You’ve probably asked yourself, “How much do I have to run to lose weight?” Well, let’s look at what you eat. We’ve drawn a simple diagram of everyday American food vs. exercise. Calories burned can depend on a wide variety of factors, from your weight to your pacing, but we’ve created a visual that paints a larger picture. Food and exercise are fundamentally tied; use our running and walking calories burned comparison to give yourself a rough idea of what’s going on with your body and diet. See how far you’d have to run to work off the calories from the most common U.S. foods, from doughnuts, pizza, and burgers to sit-down meals at America’s favorite chain restaurants like The Cheesecake Factory. Just remember that exercise vs. calories burned might be different for you!
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To illustrate how most Americans match a fairly sedentary lifestyle with a very caloric diet, we’ve used the averages. But remember that the calories burned running a marathon can be very different if you have a marathoner’s body. Ultra-marathoners are famous for eating bizarre, high-calorie diets just to even everything out. They’d measure how many calories in a slice of pizza only so that they can make sure they get enough. (One famous runner put mayonnaise on his crust.) If the question is, “How much does running burn?” the answer is probably around the average unless something is unusual with your BMI or metabolism.
How bad is soda for you (or burgers, popcorn, and other high-calorie items)?
It’s pretty bad, for many reasons other than calories. Ignoring the amount of sugar, salt, and acid in these foods, many of these items have a relatively low nutritional value. A bag of potato chips, popcorn, or a large coffee drink might not be as bad as some of the other options on this list, but they’re often snack foods or “blind calories” that we don’t think about. Give that we’d have to walk about five miles to work off an extra slice of meat lover’s pizza or need to run slightly more than a mile to work off an extra can of Coke, it may help us gain more perspective on balancing our calories vs. exercise.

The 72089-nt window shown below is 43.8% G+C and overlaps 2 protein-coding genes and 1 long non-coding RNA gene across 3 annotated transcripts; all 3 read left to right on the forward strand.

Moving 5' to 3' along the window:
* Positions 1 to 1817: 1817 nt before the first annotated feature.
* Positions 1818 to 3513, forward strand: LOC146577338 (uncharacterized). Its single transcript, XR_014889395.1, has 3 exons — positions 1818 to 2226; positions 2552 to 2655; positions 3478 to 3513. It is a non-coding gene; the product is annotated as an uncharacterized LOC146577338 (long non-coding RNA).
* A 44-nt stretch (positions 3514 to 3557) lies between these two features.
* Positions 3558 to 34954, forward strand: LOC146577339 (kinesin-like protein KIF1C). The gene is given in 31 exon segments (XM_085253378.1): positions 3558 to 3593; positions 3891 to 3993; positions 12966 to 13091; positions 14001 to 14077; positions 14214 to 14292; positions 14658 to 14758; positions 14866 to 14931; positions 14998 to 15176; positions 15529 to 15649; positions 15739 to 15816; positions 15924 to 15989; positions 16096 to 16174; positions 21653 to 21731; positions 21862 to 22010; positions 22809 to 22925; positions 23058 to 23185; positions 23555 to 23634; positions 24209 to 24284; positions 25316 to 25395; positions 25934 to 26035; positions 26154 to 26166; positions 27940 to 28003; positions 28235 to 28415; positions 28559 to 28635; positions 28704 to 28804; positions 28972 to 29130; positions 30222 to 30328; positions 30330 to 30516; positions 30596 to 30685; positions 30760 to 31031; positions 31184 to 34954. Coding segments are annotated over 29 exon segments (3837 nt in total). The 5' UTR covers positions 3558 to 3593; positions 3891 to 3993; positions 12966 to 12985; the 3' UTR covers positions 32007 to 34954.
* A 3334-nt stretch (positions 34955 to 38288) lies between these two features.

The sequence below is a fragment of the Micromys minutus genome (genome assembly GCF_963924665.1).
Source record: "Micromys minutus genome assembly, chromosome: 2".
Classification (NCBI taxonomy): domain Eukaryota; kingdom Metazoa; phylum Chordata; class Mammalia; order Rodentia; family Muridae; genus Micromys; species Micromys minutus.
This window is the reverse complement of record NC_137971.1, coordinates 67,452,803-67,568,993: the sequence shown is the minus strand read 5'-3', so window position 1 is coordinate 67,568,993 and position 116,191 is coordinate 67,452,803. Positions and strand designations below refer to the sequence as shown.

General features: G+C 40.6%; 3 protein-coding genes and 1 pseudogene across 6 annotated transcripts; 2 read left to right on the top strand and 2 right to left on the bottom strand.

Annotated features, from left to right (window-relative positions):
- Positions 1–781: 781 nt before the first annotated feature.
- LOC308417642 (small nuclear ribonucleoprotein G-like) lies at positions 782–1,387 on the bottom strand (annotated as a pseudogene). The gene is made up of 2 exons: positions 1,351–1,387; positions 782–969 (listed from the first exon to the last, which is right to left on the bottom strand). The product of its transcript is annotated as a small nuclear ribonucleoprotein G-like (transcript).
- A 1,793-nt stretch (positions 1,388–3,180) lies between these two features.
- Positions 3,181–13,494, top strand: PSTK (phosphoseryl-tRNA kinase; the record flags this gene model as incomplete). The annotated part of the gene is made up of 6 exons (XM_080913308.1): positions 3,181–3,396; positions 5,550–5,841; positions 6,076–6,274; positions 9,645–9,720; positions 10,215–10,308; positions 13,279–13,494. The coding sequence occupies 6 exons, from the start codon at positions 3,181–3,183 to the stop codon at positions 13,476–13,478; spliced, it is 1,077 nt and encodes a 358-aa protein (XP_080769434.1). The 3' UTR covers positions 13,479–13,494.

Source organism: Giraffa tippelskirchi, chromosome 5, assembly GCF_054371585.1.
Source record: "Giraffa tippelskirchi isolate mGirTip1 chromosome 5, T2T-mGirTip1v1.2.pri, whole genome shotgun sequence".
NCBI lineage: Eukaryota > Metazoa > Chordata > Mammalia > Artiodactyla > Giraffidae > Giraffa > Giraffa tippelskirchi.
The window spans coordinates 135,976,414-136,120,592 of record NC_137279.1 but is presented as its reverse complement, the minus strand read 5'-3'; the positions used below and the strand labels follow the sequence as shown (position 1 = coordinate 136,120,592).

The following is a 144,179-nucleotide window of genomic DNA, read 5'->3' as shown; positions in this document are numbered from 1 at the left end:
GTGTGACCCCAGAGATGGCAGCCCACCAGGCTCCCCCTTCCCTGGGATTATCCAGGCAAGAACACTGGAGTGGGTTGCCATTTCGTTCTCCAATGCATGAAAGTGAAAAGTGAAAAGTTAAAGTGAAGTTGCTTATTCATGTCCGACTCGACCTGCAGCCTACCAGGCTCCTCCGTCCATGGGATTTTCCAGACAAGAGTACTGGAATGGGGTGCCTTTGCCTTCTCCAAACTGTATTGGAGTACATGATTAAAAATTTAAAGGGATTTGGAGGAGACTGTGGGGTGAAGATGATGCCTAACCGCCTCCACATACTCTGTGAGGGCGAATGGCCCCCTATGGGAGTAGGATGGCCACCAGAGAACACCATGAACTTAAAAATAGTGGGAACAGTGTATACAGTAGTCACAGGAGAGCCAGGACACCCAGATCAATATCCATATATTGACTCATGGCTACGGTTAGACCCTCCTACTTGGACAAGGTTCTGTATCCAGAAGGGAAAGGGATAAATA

So I need to jump on the treadmill right now?
Remember that binge behavior is bad. Making us all question, “How many calories in food need to be worked off?” before jumping on the treadmill isn’t the goal. We just need to take a closer look at our “fall-back” snacks when we’re feeling lazy and analyze the calories by food type. We should scrutinize any foods with calories in the thousands, fast-food items with bacon, cheese, or sugar, and appetizers and desserts at sit-down restaurants that are intended for multiple people. Remember, we naturally need energy throughout the day (around 2,000 calories for healthy adult men and 1,500 calories for healthy adult women).
And we don’t have just to run to work it off! There’s dancing, swimming, or cycling. There are plenty of physical activities that can help!
What are the worst calorie counts for common foods that we need to watch out for?
Fast-food places and terrible snacks often get the blame, but meals from sit-down chains are some of the most calorie-dense food options in America. The worst fast-food meals don’t really compare with the worst restaurant meals, which can top out perilously close to 3,000 calories. The fast foods with the most calories, at least regarding single items, are around 1,000 to 2,000 calories (but note that this discounts the fact that some fast-food consumers double up on many of their items). Consider this calorie-by-food graph eye-opening!
So one needs how much exercise to burn off calories?
No one should be using this as a blueprint for food equivalents; eating junk food and working out at the same time isn’t an optimal combo. But inserting the link between food and exercise into consumers’ minds has been a goal for a long time, to the point that some recommended putting amounts of exercise on food labels. Hopefully, we can all think about how to better take care of our bodies.